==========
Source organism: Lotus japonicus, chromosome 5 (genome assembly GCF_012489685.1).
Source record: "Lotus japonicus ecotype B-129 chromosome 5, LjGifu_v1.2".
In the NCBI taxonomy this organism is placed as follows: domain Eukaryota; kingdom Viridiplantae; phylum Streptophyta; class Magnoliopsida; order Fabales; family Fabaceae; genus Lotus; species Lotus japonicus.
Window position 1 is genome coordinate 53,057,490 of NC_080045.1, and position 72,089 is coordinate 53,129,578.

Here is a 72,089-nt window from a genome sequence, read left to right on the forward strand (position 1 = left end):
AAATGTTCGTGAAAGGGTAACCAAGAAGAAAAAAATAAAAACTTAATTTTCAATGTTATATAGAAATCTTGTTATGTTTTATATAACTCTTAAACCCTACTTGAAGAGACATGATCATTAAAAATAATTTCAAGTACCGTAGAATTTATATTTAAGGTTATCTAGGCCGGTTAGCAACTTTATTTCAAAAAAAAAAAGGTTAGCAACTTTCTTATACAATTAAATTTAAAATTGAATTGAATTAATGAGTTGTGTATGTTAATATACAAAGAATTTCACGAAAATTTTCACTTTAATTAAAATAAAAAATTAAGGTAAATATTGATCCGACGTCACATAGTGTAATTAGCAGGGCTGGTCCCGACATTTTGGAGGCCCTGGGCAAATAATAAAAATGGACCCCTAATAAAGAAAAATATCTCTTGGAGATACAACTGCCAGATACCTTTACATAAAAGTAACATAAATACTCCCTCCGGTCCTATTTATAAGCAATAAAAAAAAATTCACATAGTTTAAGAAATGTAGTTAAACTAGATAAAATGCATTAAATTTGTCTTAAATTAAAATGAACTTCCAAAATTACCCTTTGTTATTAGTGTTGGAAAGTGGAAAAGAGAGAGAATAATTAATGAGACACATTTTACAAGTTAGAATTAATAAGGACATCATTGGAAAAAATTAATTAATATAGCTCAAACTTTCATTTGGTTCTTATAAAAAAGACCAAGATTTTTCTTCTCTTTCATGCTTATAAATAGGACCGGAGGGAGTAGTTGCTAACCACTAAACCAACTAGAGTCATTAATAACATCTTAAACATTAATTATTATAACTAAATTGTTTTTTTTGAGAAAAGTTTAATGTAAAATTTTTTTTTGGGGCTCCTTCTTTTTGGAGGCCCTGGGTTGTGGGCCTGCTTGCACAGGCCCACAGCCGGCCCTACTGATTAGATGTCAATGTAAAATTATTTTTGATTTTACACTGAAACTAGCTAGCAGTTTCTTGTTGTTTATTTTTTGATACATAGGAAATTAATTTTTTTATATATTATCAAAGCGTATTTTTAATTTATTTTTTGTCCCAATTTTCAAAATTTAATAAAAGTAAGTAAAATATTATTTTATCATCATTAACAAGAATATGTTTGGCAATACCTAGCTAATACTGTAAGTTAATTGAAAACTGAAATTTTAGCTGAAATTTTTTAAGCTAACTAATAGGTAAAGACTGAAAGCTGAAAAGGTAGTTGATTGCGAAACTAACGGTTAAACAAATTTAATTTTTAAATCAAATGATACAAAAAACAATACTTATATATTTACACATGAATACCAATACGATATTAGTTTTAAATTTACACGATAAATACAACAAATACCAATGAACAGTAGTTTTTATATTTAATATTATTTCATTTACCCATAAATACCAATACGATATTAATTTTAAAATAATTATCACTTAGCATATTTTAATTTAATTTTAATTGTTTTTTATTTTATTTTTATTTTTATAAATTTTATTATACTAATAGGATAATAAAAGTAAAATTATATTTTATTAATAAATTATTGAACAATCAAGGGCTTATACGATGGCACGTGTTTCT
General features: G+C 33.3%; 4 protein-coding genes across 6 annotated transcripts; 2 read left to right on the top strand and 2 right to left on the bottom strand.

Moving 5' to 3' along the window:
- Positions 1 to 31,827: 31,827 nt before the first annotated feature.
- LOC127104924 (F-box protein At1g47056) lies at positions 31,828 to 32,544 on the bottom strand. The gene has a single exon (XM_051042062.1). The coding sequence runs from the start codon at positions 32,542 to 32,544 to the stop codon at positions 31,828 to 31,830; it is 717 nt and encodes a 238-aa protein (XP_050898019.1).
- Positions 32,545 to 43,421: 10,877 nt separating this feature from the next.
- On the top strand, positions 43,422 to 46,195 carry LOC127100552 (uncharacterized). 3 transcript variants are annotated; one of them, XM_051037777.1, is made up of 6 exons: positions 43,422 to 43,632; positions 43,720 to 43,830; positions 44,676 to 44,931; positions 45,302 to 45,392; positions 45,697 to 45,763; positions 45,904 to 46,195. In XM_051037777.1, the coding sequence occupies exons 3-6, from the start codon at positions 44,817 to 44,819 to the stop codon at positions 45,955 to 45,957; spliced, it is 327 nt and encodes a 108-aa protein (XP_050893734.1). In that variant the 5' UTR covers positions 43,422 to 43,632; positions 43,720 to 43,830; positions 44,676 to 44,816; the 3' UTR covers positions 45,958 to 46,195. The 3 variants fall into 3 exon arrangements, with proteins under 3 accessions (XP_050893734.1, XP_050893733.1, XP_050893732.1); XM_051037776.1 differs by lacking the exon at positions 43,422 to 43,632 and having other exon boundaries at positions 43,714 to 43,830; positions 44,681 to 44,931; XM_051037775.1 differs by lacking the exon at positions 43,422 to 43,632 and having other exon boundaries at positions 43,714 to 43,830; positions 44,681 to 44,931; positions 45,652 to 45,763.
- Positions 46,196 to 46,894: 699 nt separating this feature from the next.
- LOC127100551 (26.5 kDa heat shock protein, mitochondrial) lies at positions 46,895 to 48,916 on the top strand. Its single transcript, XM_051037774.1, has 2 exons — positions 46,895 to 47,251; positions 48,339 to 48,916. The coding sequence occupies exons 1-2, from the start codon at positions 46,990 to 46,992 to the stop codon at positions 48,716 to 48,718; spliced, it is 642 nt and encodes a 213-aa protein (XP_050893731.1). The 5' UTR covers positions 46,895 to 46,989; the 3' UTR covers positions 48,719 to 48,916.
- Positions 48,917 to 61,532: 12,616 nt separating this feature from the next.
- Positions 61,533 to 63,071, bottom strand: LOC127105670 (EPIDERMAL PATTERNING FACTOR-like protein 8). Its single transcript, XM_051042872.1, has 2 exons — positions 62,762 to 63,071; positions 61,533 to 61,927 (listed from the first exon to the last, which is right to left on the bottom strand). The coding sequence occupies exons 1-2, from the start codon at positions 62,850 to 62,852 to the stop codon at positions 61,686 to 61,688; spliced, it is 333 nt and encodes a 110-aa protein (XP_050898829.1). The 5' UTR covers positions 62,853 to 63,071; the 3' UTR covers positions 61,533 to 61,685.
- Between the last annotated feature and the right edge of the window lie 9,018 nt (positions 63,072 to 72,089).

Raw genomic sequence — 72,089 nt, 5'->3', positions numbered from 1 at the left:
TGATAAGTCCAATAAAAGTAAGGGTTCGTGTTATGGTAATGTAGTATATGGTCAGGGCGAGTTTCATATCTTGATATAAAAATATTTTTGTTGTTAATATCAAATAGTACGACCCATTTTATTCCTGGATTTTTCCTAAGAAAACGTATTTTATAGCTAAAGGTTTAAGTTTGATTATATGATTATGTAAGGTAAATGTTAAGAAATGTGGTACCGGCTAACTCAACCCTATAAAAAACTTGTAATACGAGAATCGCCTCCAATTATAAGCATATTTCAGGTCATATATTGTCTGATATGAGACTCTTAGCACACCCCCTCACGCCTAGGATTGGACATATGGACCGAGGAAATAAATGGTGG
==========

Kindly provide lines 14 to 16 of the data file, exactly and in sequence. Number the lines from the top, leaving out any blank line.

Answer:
- LOC127100551 (26.5 kDa heat shock protein, mitochondrial) lies at positions 46,895 to 48,916 on the top strand. Its single transcript, XM_051037774.1, has 2 exons — positions 46,895 to 47,251; positions 48,339 to 48,916. The coding sequence occupies exons 1-2, from the start codon at positions 46,990 to 46,992 to the stop codon at positions 48,716 to 48,718; spliced, it is 642 nt and encodes a 213-aa protein (XP_050893731.1). The 5' UTR covers positions 46,895 to 46,989; the 3' UTR covers positions 48,719 to 48,916.
- Positions 48,917 to 61,532: 12,616 nt separating this feature from the next.
- Positions 61,533 to 63,071, bottom strand: LOC127105670 (EPIDERMAL PATTERNING FACTOR-like protein 8). Its single transcript, XM_051042872.1, has 2 exons — positions 62,762 to 63,071; positions 61,533 to 61,927 (listed from the first exon to the last, which is right to left on the bottom strand). The coding sequence occupies exons 1-2, from the start codon at positions 62,850 to 62,852 to the stop codon at positions 61,686 to 61,688; spliced, it is 333 nt and encodes a 110-aa protein (XP_050898829.1). The 5' UTR covers positions 62,853 to 63,071; the 3' UTR covers positions 61,533 to 61,685.